4. Ladislav Lipscher, Die Juden im Slowakischen Staat (Munich, 1979). p. 205.

5. Raul Hilberg, The Destruction of the European Jews (Chicago, 1961), p. 705. In the new and revised 3-vol. edition [continuously paginated] (New York, 1985), p. 1093, Hilberg clearly identified Brunner. All further citations are from the revised 1985 edition.

6. Trial of the Major War Criminals before the International Military Tribunal [Blue Series], 42 vols. (Nuremberg, 1946-1951), 24: 321 [hereafter cited as TMWC I.

7. Anton Brunner was born on 8 Aug. 1898 and worked at the Central Office for Jewish Emigration in Vienna, 1939-1942, then at the Jewish Emigration Office in Prague, 1942-1945. He claimed not to be a member of the SS and has no SS file in the Berlin Document Center, nor was he referred to by an SS title. Vienna, Dokumentationsarchiv des osterreichischen Widerstandes [hereafter cited as DOW], file 9359: interrogation of Anton Brunner, 1 Oct. 1945.

8. DOW, file 854: Brunner to Hoettl, 5 Feb. 1941.

9. Le Monde's coverage of the Knochen-Oberg trial: 13 Sept. to 12 Oct. 1954.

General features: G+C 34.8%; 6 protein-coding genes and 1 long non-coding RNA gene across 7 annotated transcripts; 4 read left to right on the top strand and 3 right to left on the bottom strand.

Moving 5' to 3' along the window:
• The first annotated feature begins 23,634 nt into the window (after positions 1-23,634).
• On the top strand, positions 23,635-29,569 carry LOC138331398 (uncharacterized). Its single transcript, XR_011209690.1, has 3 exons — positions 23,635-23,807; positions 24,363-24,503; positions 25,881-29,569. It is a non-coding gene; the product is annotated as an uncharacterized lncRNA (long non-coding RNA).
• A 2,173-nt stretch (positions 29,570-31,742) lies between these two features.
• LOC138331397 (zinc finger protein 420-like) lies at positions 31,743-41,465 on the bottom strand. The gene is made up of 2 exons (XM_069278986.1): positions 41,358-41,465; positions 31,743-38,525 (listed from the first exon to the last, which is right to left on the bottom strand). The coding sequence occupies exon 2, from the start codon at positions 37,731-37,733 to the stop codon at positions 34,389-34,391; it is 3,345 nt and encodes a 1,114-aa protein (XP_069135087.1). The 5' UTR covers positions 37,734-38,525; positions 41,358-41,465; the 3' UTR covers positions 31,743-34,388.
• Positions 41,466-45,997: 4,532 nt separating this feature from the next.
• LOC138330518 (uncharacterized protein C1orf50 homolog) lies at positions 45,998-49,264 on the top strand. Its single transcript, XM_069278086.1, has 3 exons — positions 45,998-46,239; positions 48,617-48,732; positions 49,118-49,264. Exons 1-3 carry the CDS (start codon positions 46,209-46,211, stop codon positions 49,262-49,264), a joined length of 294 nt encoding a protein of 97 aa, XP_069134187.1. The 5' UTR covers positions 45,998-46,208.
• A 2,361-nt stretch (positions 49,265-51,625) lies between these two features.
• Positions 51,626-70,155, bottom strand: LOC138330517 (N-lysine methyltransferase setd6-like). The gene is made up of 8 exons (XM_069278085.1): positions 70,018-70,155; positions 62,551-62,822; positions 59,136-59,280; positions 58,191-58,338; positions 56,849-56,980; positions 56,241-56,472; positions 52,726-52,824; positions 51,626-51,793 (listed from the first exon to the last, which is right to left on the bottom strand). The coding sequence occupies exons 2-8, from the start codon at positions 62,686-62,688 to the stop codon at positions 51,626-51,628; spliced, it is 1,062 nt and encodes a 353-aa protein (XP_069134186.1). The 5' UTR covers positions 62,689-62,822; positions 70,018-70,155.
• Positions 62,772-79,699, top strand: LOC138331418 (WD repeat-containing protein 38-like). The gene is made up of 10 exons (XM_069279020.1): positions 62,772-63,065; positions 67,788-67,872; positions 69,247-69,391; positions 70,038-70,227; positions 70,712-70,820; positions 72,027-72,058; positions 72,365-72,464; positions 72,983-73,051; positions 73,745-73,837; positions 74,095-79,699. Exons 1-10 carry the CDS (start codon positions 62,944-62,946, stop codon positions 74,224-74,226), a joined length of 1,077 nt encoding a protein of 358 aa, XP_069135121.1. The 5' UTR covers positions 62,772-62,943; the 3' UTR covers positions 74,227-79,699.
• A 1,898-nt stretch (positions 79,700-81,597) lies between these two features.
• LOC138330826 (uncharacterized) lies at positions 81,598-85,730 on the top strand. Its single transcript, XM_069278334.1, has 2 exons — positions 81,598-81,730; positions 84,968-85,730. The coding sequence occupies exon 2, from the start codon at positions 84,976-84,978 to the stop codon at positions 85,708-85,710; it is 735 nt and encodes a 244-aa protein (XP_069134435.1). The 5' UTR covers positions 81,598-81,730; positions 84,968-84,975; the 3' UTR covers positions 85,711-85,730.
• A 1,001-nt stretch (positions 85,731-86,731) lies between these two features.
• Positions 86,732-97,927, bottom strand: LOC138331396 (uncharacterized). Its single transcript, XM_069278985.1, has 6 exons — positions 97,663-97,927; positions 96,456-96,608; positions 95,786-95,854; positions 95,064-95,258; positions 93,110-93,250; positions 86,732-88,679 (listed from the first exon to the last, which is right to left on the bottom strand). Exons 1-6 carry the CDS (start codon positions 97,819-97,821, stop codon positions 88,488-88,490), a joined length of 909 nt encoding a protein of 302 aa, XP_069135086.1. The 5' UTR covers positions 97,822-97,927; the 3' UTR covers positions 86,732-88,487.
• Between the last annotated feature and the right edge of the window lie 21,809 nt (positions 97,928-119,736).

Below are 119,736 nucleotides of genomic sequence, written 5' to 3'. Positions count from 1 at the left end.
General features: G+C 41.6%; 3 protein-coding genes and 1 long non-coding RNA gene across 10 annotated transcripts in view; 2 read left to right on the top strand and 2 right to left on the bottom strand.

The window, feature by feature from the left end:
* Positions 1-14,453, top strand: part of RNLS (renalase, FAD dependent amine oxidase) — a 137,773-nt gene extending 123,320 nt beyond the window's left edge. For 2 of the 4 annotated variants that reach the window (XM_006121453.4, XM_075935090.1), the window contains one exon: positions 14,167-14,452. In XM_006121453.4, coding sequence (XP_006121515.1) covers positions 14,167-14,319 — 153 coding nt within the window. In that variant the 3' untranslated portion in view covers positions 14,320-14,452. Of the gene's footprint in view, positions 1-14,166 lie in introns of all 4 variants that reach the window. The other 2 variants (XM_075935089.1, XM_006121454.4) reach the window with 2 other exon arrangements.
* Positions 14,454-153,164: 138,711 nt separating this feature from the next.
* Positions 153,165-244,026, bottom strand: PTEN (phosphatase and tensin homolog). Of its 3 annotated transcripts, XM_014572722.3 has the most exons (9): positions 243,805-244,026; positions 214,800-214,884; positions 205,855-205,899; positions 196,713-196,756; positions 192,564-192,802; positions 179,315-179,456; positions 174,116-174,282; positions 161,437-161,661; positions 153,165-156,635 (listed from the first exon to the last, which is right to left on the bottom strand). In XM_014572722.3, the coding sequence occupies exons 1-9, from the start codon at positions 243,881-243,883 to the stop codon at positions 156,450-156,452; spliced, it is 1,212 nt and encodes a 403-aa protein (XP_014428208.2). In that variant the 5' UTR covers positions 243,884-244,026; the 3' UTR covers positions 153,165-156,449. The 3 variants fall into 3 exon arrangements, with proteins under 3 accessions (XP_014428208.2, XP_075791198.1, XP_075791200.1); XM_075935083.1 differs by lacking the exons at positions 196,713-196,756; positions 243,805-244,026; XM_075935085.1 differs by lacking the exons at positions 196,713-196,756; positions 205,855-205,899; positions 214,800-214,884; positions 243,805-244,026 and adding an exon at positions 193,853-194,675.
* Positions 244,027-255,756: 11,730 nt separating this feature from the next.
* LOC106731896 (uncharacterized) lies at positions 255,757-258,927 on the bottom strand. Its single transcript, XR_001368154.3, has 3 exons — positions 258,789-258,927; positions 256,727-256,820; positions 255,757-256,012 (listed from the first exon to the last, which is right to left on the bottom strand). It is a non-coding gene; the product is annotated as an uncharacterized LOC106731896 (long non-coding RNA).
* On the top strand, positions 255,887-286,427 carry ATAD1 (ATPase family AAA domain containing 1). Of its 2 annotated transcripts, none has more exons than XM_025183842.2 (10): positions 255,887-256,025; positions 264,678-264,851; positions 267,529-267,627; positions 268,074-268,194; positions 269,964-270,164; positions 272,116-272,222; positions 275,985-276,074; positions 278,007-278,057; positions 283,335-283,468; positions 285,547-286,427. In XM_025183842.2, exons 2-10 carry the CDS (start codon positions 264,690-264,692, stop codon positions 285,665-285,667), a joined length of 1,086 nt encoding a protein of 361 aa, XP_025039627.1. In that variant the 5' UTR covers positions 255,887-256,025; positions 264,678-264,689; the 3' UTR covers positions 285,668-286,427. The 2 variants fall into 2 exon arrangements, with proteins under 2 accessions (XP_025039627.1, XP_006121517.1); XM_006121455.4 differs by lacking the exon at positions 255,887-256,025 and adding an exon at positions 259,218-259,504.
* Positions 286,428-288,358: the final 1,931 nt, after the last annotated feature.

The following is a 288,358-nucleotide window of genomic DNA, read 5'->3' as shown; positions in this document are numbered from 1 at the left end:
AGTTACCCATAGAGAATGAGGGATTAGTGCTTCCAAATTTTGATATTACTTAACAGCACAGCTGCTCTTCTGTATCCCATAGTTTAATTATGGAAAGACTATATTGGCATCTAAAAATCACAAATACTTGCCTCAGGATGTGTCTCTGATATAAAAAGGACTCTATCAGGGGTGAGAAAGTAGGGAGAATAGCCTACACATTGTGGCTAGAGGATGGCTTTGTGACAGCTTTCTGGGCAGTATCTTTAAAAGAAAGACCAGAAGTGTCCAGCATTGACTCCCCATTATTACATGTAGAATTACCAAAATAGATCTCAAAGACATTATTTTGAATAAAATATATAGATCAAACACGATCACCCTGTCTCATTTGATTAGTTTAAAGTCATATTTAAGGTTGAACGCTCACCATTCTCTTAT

10. The Attorney General of the Government of Israel v. Adolf, the Son of Adolf Karl Eichmann, Criminal Case No. 40/61, 121 sessions Jerusalem, 1961], Eichmann testimony, sess. 103, p. XI; sess. 100, p. Ul (the minutes of the Eichmann trial exist in mimeograph and on microfilm). The primary investigator for the Eichmann trial, Avner Less, also confused the careers of Alois and Anton Brunner: see pre-trial interrogations in Eichmann par Eichmann, ed. Pierre Joffroy and Karin Konigseder (Paris, 1970), pp. 281-82.

11. TMWC 4: 363, 364: Wisliceny testimony, 3 Jan. 1946.

12. DOW, file 9359: indictment of Anton Brunner, 12 Apr. 1946; judgment against Anton Brunner, 10 May 1946.

13. Berlin Document Center [hereafter cited as BDC], file of Alois Brunner.